The bobbin 12 is preferably substantially cylindrical in shape and includes a wall member having an outer surface 12A and an inner surface 12B. The voice coils 14 are preferably supported by the bobbin 12. The bobbin 12 may be constructed of a single layer or may include additional layers to improve mechanical stiffness. By way of example, the bobbin 12 may be formed from a high temperature material, such as polyimide, aluminum, aromatic fiber, etc., with a high glass transition point, TG.
The voice coils 14, which may be of conventional construction, may exhibit a real resistance of approximately 2, 4, 8, or 16 Ohms. Other resistances are also contemplated. The current induced in the voice coils 14 by way of the electrical drive signal causes a temperature rise in the voice coils 14, which over time tends to reduce the useful life of the loudspeaker 10. This temperature rise also increases the resistance of the voice coils 14 and reduces the efficiency of the loudspeaker 10 (sometimes by 50%). So-called power compression may also occur. Power compression occurs when an operator increases the electrical drive signal (e.g., current) to the loudspeaker 10 in order to compensate for a lower acoustic output power resulting from the reduction in efficiency (caused by a temperature increase in the voice coils 14). The increased drive signal contributes to further increases in the temperature and resistance of the voice coils 14, and further reductions in efficiency and acoustic output power. This is an undesirable positive feedback scenario. In accordance with one or more aspects of the present invention, however, advantageous thermal management is employed, which tends to reduce the temperature elevation in the voice coil 14 resulting from the electrical drive signal.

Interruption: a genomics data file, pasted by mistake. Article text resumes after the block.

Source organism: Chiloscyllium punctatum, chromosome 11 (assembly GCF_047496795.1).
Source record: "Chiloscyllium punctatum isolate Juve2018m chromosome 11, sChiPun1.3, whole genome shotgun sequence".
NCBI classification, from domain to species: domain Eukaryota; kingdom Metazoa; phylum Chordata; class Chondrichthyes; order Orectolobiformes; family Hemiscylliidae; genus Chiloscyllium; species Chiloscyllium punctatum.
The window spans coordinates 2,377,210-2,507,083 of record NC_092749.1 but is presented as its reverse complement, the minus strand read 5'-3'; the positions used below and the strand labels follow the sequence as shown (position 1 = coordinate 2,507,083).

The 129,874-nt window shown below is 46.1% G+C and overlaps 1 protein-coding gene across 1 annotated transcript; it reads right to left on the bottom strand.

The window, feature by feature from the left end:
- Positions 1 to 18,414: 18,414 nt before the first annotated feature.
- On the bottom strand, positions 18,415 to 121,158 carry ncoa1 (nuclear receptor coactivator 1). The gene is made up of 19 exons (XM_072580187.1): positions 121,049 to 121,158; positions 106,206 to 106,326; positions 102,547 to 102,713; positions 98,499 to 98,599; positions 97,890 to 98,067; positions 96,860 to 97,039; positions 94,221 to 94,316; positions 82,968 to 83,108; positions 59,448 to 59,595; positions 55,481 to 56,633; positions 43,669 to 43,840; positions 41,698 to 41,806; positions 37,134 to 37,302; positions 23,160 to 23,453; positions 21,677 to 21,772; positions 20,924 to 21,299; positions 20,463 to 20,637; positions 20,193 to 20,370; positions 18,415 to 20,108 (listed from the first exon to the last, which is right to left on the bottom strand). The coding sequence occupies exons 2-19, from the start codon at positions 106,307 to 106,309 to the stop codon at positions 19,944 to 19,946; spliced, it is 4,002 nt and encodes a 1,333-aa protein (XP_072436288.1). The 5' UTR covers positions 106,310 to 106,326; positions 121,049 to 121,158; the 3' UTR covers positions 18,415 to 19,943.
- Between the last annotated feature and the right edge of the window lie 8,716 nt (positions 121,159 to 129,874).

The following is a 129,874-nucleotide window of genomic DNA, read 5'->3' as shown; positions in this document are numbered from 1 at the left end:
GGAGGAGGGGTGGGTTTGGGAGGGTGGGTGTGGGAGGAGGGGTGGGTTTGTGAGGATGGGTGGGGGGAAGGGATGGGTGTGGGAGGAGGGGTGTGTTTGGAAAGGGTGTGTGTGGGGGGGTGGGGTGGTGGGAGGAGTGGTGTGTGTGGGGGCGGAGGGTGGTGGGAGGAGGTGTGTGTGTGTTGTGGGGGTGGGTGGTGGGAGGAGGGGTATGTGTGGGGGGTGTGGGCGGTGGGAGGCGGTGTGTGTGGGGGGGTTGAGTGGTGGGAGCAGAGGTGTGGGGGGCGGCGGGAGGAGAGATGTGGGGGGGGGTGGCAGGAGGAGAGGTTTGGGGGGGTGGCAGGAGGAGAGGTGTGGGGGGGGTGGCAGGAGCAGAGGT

The frame 2 includes a front periphery 30 and a rear periphery 32 that cooperate to provide support and interconnectivity among the bobbin 12, the diaphragm 16, the magnetic structure, and the heat sink 100. The loudspeaker 10 employs a two-piece suspension system, preferably the flexure system. The front periphery 30 of the frame 2 supports a relatively large flexible membrane (the surround) circumscribing the outside edge of the diaphragm 16. The rear periphery 32 of the frame 2 supports an additional flexure (the spider 40), which connects to the bobbin 12 proximate to the junction of the bobbin 12 and the diaphragm 16. The flexure system permits the bobbin 12 and the diaphragm 16 to move axially within the frame in response to the forces produced by the permanent magnet 22 and the voice coils 14.
The rear periphery 32 of the frame 2 also supports the heat sink 100 and the magnetic structure, including the permanent magnet 22 and the pole pieces 18. The heat sink 100 includes a central ring-shaped (or toroidal) housing 102 defining an interior portion 104 and an exterior portion 106. The heat sink 100 also includes a plurality of fins 110 that assist in transferring heat generated by the permanent magnet 22 and the voice coils 14 to the ambient air.
In accordance with one or more embodiments of the present invention, the fins 110 extend from within the interior portion 104 of the housing 102 and at least partially over the exterior portion 106 of the housing 102. The housing 102 defines a rearwardly directed opening 112 and a forwardly directed opening 114, where the openings 112, 114 are aligned along an axis A of the loudspeaker 10. The fins 110 lie in respective planes that are substantially parallel with the axis A. Each of the fins 116 include a first portion 116 disposed in the interior portion 104 of the housing 102 and a second portion 118 disposed at the exterior portion 106 of the housing 102.